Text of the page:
John Hitch | Fleet Maintenance
Hyundai's HDC-6 Neptune Concept hydrogen fuel cell truck.

Confessions of a fuel-cell fool

May 20, 2022
Falling hard for cool technology can make you feel like a fool if you’re not careful.

I’ve always been fascinated by new technologies like the ones from sci-fi movies I watched growing up. How great it will be, I thought, when hoverboards, robot assistants, and giant exoskeletons were available to buy. Decades later, none of this futuristic tech panned out like I’d hoped, and when I started writing about advanced industrial technology, the reasons why became clear. Getting a product—even a really cool one—to market is hard and takes years of R&D, expensive tooling, and a large enough customer base to sell and generate profits. I had learned a valuable lesson.

Then, in 2019, I came across some heavy-duty hydrogen fuel-cell electric vehicle (FCEV) protypes at the North American Commercial Vehicle show and forgot all that. The trucks looked great and the science was intriguing and familiar to me. The fuel-cell reaction works similar to the electrolysis used in a submarine’s oxygen generator. In that system, an electrical charge split seawater molecules, jettisoning the hydrogen and keeping the oxygen.

In a fuel cell, hydrogen splits into positive and negative ions at the anode. The negative hydrogen ion creates a charge at the polymer electrolyte membrane, and then combines with the positive ion and oxygen to become water. The generated electricity charges the battery, and from there the truck operates like any electric vehicle.

At the show, Hyundai had a sleek concept heavy-duty truck with a streamliner train-inspired body, called the HDC-6 Neptune Concept. The spacious cab interior even had space for a shower. Kenworth displayed its own FCEV, as did Cummins.

I also noticed a charismatic entrepreneur named Trevor Milton hanging around the Bosch booth, swarmed by curious showgoers who were asking about his company, Nikola Motor Co., and the Nikola Two FCEV prototype. A month earlier, CNH Industrial invested $250 million in Nikola and the buzz was still strong. I was excited to tentatively set up an interview with him to learn more about the company, because, after all, it was fascinating and futuristic. And I sure couldn’t wait to find out how Milton shot to tech stardom.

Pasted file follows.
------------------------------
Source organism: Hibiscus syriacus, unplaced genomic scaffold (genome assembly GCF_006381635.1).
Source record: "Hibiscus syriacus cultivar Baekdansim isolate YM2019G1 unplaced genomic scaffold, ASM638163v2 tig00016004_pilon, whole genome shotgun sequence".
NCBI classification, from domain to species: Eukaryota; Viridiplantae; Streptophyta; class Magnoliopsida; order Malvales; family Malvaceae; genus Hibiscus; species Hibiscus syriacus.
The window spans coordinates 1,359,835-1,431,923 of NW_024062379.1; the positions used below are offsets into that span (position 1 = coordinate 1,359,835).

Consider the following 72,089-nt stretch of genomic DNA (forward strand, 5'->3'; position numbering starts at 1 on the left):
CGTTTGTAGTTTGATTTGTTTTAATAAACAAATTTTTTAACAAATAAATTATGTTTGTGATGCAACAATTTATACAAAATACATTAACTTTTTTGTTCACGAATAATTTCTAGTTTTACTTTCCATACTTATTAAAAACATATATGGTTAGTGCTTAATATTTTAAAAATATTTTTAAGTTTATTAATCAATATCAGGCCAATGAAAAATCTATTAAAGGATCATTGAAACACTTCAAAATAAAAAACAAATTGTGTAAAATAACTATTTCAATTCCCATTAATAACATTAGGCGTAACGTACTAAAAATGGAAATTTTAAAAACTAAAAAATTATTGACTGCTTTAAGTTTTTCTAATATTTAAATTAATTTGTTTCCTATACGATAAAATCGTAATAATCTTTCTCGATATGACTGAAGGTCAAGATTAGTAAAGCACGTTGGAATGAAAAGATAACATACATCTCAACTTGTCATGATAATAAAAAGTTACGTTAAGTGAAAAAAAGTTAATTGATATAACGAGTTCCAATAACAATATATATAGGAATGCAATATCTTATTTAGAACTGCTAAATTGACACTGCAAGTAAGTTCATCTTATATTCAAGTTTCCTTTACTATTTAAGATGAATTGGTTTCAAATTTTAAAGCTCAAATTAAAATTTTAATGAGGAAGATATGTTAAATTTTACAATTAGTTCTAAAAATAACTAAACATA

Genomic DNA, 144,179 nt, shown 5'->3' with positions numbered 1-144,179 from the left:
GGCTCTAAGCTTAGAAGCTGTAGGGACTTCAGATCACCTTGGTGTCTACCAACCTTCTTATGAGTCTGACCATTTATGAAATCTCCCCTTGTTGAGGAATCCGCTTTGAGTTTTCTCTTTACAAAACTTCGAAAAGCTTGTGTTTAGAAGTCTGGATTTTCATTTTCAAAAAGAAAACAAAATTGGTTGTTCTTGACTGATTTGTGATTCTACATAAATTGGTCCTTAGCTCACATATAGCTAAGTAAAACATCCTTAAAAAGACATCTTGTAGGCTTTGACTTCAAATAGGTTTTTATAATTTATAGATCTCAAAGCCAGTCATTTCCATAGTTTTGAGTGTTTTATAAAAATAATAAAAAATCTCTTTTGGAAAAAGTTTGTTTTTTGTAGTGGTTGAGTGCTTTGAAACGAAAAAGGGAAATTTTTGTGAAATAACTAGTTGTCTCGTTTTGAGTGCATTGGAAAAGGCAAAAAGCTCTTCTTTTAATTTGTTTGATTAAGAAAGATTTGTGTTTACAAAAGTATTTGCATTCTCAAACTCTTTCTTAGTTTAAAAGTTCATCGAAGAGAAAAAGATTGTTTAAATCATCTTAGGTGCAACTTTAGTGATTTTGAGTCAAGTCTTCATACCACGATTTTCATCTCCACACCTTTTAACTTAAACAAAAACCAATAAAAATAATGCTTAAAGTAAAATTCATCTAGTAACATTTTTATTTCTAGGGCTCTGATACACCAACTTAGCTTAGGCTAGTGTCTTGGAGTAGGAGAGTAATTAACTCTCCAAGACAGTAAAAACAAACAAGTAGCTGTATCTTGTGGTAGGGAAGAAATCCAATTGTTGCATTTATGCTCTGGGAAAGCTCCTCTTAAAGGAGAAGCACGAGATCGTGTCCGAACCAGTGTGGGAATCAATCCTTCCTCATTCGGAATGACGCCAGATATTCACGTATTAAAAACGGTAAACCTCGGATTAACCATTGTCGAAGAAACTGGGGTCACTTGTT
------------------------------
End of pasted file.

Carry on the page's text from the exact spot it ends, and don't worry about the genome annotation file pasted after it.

Trust me, I also find that wide-eyed optimist version of me cringey, too. I would write a lot more about fuel cells—instead of learning about aftertreatment systems, tag axles, and other real components. And I had a few interviews with Milton, the ultimate hydrogen hype man. The earnest Utah native had dropped out of college, became a billionaire when Nikola went public, and found himself squared off against Tesla and Elon Musk, who dismissed fuel cells as “fool sells.” He was just as fascinating as FCEVs.

Brave but foolish

Through it all, my editor, who had been covering the sector for close to two decades longer than me, was skeptical of Milton and FCEV adoption any time soon. He was also skeptical of the long-delayed Tesla Semi, too.

And he was right, of course. These things take time and there are no shortcuts in trucking for a reason. Safety issues, infrastructure, supply chain, and maintenance support all need time to develop. A lot of time.

In September 2020, a shortseller called Hindenburg Research alleged Milton did take some short cuts. This marked him as a fraud, though he will have his day in federal court this summer (U.S. v. Trevor Milton). The indictment accuses him of “making false and misleading statements directly to the investing public” through the press and social media. Was I complicit? Was I fooled? If so, I had plenty of company, including major investors.